The Real Deal Los Angeles

Have DTLA office rents hit the ceiling?

Rents will level out, one analyst said
By Cathaleen Chen | October 07, 2016 03:36PM

Petra Durnin and the Downtown skyline

Petra Durnin and the Downtown skyline

How high can it go? That’s the question of the day in Downtown Los Angeles.

Rents have been on the rise in DTLA’s office market, but with a hefty vacancy rate relative to other submarkets, and new development rising, some analysts say rents won’t get higher.

“Rents will probably even out now,” Petra Durnin, CBRE’s director of research, told The Real Deal. “In Downtown Los Angeles, they’ve hit the ceiling.”


Asking rents increased by nearly 7 percent in DTLA, when compared with same quarter last year, to an average of $3.30 a square foot a month, according to third quarter data from CBRE.

It rose only 3 cents, however, when compared to last quarter’s average of $3.27, which some market experts see as a sign that things are slowing down.


Vacancy, meanwhile, remained relatively high Downtown, at 16.8 percent, compared with the Greater L.A. average of 14.3 percent. It barely dropped  from the 16.9 percent average last quarter, according to CBRE data.

Durnin said that DTLA’s vacancy rate has always been higher than most other submarkets, because of its size and the tenant downsizing that took place in the aftermath of the recession. The submarket’s equilibrium, she said, is about 16 percent vacancy.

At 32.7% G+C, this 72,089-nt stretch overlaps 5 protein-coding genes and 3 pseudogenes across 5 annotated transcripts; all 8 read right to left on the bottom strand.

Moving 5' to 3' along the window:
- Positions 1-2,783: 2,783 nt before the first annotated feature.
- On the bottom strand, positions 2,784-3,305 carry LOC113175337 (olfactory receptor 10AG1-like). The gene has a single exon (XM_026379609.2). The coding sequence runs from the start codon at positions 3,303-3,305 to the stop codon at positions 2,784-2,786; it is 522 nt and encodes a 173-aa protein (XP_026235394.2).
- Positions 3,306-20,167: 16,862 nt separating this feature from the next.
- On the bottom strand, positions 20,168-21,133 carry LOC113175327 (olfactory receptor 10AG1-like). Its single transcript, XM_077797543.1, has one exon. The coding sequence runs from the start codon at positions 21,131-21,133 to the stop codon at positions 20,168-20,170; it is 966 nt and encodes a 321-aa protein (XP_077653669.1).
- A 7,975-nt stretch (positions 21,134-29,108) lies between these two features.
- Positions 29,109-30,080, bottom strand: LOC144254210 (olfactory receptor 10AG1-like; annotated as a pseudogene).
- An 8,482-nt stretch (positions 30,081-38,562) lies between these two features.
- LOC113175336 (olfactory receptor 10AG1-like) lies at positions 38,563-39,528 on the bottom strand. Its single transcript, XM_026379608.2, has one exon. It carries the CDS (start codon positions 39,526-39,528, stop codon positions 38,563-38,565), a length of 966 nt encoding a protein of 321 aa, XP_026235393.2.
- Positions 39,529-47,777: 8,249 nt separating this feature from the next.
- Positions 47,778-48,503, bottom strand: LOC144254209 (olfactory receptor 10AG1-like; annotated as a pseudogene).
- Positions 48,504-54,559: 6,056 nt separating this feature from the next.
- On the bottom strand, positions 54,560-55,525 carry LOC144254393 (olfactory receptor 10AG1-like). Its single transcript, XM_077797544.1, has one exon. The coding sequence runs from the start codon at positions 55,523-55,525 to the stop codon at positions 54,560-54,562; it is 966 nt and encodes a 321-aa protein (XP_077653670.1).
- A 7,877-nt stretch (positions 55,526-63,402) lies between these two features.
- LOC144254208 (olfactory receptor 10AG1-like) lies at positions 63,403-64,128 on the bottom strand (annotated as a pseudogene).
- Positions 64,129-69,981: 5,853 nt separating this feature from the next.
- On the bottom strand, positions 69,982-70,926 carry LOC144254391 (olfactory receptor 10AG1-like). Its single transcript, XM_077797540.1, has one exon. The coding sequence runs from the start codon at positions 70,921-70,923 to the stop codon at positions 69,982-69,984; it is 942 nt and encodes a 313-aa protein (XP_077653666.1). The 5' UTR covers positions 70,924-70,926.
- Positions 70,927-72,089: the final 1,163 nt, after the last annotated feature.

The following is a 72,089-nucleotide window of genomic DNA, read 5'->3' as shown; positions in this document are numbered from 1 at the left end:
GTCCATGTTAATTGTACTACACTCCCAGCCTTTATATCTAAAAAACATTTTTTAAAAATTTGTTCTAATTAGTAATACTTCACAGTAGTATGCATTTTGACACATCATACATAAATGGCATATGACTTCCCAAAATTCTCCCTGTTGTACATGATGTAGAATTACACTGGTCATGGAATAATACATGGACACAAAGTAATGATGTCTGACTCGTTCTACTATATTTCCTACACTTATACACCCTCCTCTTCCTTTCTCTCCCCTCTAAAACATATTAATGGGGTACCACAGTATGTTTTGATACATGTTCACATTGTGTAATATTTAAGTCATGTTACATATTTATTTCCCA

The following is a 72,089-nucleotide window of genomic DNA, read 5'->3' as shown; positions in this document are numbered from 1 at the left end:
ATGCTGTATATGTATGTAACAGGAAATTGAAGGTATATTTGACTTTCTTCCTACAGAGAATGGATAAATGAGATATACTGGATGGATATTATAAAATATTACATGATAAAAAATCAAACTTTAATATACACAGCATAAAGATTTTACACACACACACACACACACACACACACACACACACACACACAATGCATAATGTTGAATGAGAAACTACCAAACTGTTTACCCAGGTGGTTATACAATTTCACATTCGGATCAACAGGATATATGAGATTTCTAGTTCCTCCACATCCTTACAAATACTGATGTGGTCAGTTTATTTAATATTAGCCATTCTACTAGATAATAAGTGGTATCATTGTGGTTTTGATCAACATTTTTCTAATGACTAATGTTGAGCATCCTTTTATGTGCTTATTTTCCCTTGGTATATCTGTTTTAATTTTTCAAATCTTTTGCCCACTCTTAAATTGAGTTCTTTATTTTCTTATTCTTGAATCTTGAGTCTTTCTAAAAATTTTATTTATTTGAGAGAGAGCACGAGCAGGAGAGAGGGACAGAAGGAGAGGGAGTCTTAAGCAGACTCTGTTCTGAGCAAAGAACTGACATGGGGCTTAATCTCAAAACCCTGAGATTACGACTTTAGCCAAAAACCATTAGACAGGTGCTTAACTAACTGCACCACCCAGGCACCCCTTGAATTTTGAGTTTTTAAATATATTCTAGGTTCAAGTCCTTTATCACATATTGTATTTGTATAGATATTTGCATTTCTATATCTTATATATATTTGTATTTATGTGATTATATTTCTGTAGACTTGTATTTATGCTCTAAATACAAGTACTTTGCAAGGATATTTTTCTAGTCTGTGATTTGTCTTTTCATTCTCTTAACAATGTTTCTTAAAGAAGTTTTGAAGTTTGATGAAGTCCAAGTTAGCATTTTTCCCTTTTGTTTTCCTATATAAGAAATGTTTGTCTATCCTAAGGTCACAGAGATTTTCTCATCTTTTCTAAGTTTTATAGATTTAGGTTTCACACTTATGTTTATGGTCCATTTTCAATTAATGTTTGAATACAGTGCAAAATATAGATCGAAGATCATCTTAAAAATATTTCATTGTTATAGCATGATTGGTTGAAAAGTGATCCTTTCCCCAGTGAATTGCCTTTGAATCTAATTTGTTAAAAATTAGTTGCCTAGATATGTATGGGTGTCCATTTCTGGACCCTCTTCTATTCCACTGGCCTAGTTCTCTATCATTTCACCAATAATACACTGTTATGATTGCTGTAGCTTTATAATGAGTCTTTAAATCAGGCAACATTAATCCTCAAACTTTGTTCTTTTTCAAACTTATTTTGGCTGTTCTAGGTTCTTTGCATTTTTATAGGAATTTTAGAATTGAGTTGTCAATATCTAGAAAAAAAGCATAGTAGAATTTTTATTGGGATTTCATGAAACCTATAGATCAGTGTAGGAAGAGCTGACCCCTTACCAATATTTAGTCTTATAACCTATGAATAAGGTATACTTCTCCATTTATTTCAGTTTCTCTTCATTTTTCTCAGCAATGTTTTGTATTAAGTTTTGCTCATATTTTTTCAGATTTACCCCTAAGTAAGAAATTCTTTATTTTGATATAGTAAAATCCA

The vacancy rate is even higher in Downtown’s Central Business District. When Bunker Hill and the Financial District are calculated separately from the rest of Downtown Los Angeles, as they were in Cushman & Wakefield’s third quarter report, they have the highest vacancy rate out of any submarket, at 19.2 percent.


Sublease space in DTLA’s CBD has increased dramatically, according to the Cushman & Wakefield report, exceeding 135,000 square feet. That’s six times the amount that was up for sublease last year. This trend was not shared by other L.A. submarkets. Outside of DTLA’s CBD, sublease availability declined by 24.5 percent.

“Those subleasing tend to be tenants who have made other commitments to occupy new space and have term left on their existing lease,” Cushman’s market director Eric Kenas said in a statement.

Meanwhile, in Greater Los Angeles, leasing activity saw a 17 percent drop in the third quarter when compared to the average of the past 15 months — 2.79 million square feet, compared to 3.4 million square feet, according to the Cushman report.

“Leasing hasn’t been robust as it was in 2015, but it’s still been healthy. There’s very strong demand,” Durnin said.